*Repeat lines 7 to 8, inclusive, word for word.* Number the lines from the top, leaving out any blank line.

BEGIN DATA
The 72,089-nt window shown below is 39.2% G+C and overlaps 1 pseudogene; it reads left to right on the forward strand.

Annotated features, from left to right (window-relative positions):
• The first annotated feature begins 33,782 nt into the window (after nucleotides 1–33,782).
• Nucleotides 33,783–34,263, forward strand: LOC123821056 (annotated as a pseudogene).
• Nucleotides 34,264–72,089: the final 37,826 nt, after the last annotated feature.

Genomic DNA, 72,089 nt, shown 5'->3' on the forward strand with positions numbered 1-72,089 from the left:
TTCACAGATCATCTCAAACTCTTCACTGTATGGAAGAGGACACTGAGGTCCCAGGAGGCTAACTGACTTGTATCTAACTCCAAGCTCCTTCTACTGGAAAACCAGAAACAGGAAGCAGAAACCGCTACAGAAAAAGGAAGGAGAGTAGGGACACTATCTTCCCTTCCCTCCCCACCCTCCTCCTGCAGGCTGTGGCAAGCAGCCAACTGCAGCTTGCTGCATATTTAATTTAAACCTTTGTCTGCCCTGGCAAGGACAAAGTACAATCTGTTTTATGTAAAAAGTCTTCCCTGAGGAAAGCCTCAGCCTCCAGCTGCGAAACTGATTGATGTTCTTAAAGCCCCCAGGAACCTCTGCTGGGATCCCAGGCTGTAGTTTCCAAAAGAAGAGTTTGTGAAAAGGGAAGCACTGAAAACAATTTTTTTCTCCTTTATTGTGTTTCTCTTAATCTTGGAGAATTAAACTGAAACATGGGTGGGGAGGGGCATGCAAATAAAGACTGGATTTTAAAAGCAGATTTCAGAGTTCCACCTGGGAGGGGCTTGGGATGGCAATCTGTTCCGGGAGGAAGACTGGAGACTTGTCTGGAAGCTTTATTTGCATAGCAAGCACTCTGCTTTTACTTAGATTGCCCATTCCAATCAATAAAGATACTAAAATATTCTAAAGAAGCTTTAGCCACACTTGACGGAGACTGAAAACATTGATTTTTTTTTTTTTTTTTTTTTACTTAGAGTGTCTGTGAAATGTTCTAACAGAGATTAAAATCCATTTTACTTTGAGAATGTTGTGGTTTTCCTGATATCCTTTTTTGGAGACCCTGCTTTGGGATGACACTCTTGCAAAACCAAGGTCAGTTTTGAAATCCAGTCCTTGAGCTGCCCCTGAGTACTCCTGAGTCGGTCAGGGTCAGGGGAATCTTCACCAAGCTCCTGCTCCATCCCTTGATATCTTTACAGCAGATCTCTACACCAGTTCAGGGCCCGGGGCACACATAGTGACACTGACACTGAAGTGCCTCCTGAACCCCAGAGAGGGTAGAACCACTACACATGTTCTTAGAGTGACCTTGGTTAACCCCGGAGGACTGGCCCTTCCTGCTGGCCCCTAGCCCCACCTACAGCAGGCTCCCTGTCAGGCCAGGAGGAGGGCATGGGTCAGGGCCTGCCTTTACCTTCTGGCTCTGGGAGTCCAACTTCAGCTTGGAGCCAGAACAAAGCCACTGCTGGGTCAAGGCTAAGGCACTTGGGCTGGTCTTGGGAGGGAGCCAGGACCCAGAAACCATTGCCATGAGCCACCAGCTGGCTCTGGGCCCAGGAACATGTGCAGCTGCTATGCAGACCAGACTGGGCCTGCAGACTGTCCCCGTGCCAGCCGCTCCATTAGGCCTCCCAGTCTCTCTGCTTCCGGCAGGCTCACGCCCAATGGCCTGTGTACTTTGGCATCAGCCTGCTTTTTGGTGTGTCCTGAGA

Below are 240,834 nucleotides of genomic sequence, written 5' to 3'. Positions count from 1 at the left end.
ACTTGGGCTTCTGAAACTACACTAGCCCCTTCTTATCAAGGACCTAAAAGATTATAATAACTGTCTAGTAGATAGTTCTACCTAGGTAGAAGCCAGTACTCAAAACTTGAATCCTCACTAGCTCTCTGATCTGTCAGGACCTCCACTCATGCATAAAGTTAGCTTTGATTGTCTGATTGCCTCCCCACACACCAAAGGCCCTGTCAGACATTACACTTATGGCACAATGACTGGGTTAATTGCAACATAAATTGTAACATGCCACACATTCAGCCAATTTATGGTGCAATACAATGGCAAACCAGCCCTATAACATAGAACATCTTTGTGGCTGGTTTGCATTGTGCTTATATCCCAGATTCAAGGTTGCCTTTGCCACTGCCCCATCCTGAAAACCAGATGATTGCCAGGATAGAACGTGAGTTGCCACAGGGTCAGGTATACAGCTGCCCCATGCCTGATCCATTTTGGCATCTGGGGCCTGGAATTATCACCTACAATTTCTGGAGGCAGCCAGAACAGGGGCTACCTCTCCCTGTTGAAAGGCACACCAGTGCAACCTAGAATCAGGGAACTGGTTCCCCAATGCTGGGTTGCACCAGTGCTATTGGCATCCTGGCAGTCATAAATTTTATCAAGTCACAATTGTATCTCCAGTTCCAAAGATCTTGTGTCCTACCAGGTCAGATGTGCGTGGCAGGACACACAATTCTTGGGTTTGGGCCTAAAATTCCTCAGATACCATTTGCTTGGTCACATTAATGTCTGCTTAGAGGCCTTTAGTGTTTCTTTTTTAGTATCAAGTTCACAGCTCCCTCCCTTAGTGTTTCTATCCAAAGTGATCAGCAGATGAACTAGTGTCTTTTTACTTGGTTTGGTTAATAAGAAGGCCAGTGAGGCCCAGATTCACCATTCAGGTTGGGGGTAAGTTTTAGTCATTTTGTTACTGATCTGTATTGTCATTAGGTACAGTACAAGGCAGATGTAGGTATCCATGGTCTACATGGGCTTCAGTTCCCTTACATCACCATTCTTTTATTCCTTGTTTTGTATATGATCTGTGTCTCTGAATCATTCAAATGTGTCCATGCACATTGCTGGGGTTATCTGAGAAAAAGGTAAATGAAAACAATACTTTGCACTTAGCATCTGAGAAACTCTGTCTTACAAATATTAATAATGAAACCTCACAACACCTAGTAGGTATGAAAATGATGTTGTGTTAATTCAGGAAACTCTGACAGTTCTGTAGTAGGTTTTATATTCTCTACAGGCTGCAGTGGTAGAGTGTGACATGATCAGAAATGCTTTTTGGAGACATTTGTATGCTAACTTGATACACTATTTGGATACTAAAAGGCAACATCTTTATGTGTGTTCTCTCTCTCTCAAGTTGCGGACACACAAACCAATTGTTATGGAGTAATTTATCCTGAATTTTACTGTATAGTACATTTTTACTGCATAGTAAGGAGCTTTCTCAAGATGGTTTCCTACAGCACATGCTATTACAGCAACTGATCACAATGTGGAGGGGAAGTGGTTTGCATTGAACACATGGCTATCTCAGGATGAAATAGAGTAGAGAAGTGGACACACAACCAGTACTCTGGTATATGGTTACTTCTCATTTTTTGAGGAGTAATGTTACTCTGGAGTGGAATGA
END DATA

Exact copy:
TTCACAGATCATCTCAAACTCTTCACTGTATGGAAGAGGACACTGAGGTCCCAGGAGGCTAACTGACTTGTATCTAACTCCAAGCTCCTTCTACTGGAAAACCAGAAACAGGAAGCAGAAACCGCTACAGAAAAAGGAAGGAGAGTAGGGACACTATCTTCCCTTCCCTCCCCACCCTCCTCCTGCAGGCTGTGGCAAGCAGCCAACTGCAGCTTGCTGCATATTTAATTTAAACCTTTGTCTGCCCTGGCAAGGACAAAGTACAATCTGTTTTATGTAAAAAGTCTTCCCTGAGGAAAGCCTCAGCCTCCAGCTGCGAAACTGATTGATGTTCTTAAAGCCCCCAGGAACCTCTGCTGGGATCCCAGGCTGTAGTTTCCAAAAGAAGAGTTTGTGAAAAGGGAAGCACTGAAAACAATTTTTTTCTCCTTTATTGTGTTTCTCTTAATCTTGGAGAATTAAACTGAAACATGGGTGGGGAGGGGCATGCAAATAAAGACTGGATTTTAAAAGCAGATTTCAGAGTTCCACCTGGGAGGGGCTTGGGATGGCAATCTGTTCCGGGAGGAAGACTGGAGACTTGTCTGGAAGCTTTATTTGCATAGCAAGCACTCTGCTTTTACTTAGATTGCCCATTCCAATCAATAAAGATACTAAAATATTCTAAAGAAGCTTTAGCCACACTTGACGGAGACTGAAAACATTGATTTTTTTTTTTTTTTTTTTTTACTTAGAGTGTCTGTGAAATGTTCTAACAGAGATTAAAATCCATTTTACTTTGAGAATGTTGTGGTTTTCCTGATATCCTTTTTTGGAGACCCTGCTTTGGGATGACACTCTTGCAAAACCAAGGTCAGTTTTGAAATCCAGTCCTTGAGCTGCCCCTGAGTACTCCTGAGTCGGTCAGGGTCAGGGGAATCTTCACCAAGCTCCTGCTCCATCCCTTGATATCTTTACAGCAGATCTCTACACCAGTTCAGGGCCCGGGGCACACATAGTGACACTGACACTGAAGTGCCTCCTGAACCCCAGAGAGGGTAGAACCACTACACATGTTCTTAGAGTGACCTTGGTTAACCCCGGAGGACTGGCCCTTCCTGCTGGCCCCTAGCCCCACCTACAGCAGGCTCCCTGTCAGGCCAGGAGGAGGGCATGGGTCAGGGCCTGCCTTTACCTTCTGGCTCTGGGAGTCCAACTTCAGCTTGGAGCCAGAACAAAGCCACTGCTGGGTCAAGGCTAAGGCACTTGGGCTGGTCTTGGGAGGGAGCCAGGACCCAGAAACCATTGCCATGAGCCACCAGCTGGCTCTGGGCCCAGGAACATGTGCAGCTGCTATGCAGACCAGACTGGGCCTGCAGACTGTCCCCGTGCCAGCCGCTCCATTAGGCCTCCCAGTCTCTCTGCTTCCGGCAGGCTCACGCCCAATGGCCTGTGTACTTTGGCATCAGCCTGCTTTTTGGTGTGTCCTGAGA

Below are 240,834 nucleotides of genomic sequence, written 5' to 3'. Positions count from 1 at the left end.